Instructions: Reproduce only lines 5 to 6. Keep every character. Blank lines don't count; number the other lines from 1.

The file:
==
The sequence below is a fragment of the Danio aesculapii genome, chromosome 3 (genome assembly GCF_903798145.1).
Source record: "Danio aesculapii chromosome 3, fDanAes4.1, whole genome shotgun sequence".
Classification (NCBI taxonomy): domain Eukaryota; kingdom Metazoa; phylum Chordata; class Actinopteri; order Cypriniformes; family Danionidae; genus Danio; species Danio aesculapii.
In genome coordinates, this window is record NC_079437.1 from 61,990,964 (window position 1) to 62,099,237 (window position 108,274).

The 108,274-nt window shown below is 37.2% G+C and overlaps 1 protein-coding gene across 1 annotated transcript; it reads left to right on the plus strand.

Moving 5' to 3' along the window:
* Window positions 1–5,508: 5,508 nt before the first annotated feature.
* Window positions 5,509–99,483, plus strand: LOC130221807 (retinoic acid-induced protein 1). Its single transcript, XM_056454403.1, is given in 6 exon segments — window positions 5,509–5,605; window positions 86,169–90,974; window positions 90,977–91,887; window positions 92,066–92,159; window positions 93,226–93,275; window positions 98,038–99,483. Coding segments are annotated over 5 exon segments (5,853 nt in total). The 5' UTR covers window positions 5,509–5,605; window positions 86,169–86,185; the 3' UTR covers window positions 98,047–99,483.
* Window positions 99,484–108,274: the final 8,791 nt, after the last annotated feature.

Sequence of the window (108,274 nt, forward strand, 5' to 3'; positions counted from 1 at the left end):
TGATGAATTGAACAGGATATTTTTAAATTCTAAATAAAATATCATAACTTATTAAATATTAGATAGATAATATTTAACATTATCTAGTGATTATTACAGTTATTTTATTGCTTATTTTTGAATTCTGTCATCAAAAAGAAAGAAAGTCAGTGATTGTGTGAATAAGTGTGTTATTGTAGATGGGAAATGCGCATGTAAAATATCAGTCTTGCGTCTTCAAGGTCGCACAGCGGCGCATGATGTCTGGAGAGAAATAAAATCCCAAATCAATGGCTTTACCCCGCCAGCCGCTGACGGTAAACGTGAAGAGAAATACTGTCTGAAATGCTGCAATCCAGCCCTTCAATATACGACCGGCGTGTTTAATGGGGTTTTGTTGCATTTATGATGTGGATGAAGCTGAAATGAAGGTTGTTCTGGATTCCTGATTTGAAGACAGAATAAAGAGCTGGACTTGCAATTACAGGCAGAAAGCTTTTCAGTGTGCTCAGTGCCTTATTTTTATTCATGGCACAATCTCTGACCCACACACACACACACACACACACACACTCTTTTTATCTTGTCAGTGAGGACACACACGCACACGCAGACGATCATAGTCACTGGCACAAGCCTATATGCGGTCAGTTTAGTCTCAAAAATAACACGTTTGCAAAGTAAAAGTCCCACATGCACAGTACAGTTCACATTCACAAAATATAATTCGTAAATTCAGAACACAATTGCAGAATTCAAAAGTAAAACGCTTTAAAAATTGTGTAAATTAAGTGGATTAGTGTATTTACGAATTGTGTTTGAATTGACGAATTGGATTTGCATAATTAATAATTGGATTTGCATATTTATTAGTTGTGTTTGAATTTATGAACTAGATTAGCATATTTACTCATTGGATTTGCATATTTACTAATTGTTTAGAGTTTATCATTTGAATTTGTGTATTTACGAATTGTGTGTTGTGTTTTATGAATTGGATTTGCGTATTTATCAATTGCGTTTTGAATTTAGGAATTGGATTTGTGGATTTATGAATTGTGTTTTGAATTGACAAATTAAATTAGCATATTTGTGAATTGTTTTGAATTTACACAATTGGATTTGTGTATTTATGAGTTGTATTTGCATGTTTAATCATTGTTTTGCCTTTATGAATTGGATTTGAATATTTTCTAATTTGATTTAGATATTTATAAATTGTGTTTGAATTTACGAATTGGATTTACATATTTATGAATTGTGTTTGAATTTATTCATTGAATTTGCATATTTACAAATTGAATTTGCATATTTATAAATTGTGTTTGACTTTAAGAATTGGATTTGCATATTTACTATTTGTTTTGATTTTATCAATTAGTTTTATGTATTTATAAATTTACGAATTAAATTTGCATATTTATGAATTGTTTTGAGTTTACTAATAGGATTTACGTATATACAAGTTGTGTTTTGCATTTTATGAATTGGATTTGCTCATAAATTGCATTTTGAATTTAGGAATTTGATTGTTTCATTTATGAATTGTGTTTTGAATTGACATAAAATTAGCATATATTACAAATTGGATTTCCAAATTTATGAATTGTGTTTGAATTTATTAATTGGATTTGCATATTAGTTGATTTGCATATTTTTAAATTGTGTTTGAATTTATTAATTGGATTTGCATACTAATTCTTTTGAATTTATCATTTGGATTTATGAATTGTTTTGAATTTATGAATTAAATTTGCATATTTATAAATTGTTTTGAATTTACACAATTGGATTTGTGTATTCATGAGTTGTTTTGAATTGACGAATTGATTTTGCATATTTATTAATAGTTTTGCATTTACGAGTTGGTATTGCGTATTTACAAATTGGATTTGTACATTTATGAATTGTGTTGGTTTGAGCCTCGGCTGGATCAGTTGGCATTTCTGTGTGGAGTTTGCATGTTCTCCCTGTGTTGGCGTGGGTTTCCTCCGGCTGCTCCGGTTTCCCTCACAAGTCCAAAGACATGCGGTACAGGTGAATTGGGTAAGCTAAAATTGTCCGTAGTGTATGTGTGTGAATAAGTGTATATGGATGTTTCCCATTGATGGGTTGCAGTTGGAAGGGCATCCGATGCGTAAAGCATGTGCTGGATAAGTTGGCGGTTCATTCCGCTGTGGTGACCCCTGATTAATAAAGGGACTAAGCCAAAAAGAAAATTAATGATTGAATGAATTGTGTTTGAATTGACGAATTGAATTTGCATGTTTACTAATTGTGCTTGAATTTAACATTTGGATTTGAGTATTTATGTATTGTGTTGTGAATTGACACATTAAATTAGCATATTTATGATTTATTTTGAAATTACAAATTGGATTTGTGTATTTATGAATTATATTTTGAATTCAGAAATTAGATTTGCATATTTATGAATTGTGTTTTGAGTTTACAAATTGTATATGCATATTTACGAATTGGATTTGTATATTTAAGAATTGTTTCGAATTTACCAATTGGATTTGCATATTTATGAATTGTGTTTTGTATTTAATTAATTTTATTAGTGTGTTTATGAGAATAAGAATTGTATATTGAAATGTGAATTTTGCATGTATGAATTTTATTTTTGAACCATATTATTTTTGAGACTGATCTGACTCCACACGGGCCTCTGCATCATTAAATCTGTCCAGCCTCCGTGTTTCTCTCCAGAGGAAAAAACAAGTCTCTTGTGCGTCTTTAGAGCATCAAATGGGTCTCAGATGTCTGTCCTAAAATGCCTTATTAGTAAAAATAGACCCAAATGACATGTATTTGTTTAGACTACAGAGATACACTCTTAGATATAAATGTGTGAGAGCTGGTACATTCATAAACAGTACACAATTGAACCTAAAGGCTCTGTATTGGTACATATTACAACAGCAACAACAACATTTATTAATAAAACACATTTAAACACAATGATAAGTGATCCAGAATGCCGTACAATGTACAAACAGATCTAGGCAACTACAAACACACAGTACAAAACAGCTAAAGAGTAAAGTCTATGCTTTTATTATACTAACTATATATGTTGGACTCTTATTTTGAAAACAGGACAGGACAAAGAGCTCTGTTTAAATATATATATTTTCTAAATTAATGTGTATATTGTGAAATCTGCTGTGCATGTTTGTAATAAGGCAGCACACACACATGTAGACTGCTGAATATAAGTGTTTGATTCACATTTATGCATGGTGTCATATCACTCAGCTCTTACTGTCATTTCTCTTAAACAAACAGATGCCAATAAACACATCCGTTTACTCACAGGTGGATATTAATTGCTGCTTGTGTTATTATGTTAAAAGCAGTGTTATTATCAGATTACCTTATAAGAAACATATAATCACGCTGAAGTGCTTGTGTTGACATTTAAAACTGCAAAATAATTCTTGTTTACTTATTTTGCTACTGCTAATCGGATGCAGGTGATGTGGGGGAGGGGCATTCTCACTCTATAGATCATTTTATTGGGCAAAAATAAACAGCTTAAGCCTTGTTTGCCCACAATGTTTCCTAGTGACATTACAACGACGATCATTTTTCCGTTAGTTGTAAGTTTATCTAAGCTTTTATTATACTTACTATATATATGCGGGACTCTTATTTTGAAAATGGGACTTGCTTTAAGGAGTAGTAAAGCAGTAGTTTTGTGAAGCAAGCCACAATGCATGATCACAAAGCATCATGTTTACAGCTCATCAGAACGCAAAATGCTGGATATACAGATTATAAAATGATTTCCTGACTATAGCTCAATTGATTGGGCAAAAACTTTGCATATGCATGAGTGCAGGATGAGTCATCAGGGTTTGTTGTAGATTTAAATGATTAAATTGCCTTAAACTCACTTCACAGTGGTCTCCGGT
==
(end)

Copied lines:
The 108,274-nt window shown below is 37.2% G+C and overlaps 1 protein-coding gene across 1 annotated transcript; it reads left to right on the plus strand.

Moving 5' to 3' along the window: